cover image 1920: The Year of the Six Presidents

1920: The Year of the Six Presidents

David Pietrusza, .\t\t . Carroll & Graf, $27.95 (533pp) ISBN 978-0-78671-622-7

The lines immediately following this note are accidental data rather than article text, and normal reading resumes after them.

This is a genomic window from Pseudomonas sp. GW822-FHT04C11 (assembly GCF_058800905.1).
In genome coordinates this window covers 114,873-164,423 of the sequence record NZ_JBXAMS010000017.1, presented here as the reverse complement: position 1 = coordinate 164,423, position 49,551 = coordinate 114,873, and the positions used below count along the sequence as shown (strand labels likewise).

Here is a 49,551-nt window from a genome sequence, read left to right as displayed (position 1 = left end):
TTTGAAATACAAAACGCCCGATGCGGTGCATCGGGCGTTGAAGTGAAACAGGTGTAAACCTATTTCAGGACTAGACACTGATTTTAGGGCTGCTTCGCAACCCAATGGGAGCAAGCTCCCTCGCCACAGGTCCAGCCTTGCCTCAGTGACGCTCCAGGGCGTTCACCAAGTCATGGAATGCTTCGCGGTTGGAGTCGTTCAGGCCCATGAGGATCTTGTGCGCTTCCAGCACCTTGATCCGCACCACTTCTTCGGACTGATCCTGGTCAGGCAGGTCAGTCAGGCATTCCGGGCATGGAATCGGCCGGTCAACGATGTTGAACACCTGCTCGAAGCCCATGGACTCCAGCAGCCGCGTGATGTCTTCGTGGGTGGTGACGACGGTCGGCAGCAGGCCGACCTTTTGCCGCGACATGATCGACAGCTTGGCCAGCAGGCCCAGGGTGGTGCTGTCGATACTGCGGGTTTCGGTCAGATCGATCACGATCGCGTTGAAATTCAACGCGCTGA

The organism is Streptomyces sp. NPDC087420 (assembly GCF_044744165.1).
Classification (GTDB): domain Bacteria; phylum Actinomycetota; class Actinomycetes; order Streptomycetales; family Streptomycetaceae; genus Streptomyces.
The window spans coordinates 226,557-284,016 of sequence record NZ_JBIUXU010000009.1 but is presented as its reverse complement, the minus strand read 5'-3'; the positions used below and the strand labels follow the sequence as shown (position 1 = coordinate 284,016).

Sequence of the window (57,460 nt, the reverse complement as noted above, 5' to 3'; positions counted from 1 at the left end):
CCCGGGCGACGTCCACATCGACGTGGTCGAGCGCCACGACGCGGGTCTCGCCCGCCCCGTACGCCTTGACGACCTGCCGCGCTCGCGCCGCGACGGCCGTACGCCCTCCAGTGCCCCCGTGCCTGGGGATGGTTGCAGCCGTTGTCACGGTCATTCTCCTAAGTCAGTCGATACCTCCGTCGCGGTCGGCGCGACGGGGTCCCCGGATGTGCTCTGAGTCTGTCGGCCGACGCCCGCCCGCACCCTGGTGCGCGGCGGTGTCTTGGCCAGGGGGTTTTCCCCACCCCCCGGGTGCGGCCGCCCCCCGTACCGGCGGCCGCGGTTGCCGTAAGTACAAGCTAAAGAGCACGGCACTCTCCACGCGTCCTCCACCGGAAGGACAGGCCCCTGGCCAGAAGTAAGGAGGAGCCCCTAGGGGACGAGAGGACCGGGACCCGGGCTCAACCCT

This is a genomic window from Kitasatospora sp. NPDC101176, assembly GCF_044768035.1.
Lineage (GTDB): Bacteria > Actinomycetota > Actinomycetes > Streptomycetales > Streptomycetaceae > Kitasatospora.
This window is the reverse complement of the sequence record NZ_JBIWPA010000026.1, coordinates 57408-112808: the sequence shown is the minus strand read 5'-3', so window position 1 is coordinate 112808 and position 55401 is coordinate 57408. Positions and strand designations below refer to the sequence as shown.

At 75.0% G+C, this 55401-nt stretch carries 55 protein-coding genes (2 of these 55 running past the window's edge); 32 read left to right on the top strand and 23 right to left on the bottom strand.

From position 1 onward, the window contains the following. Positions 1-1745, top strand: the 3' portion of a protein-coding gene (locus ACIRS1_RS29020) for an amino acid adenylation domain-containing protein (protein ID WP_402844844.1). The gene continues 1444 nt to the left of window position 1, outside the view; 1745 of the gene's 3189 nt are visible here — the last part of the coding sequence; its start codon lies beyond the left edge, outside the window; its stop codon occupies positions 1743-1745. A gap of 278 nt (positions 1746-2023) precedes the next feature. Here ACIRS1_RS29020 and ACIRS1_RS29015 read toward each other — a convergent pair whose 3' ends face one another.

Pietrusza's (Rothstein) chronicle \t\t of the presidential election of 1920 is absorbing, despite the subtitle's \t\t rather tangential claim that the election involved six men who had served or \t\t would serve as president: Harding, Wilson, Coolidge, Hoover and both Roosevelts \t\t (though Teddy had died in 1919). This book isn't really about them, nor is it \t\t merely the story of one electoral race. Rather, Pietrusza is telling a grander \t\t tale, of a country toppling into "modernity, or what passed for it." In 1920, \t\t the automobile had overtaken the horse, jazz and the fox-trot were replacing \t\t the camp meeting as popular entertainment, people were learning to buy on \t\t installment, and more and more of those fox-trotting shoppers lived in cities. \t\t Presidential candidates, for the first time, courted women voters. (Democrat \t\t Cox was divorced, which was expected to play badly with the fairer sex.) Both \t\t parties waffled on the so-called race question, seeking black votes while \t\t either tacitly or explicitly endorsing white supremacy. Given Harding's \t\t electoral victory and death during his term, Pietrusza could have devoted more \t\t space to the abiding importance of this election. All in all, Pietrusza has \t\t produced a broad, satisfying political and social history, in the style of \t\t Doris Kearns Goodwin. 16 pages of b&w illus. (Feb. \t\t 7)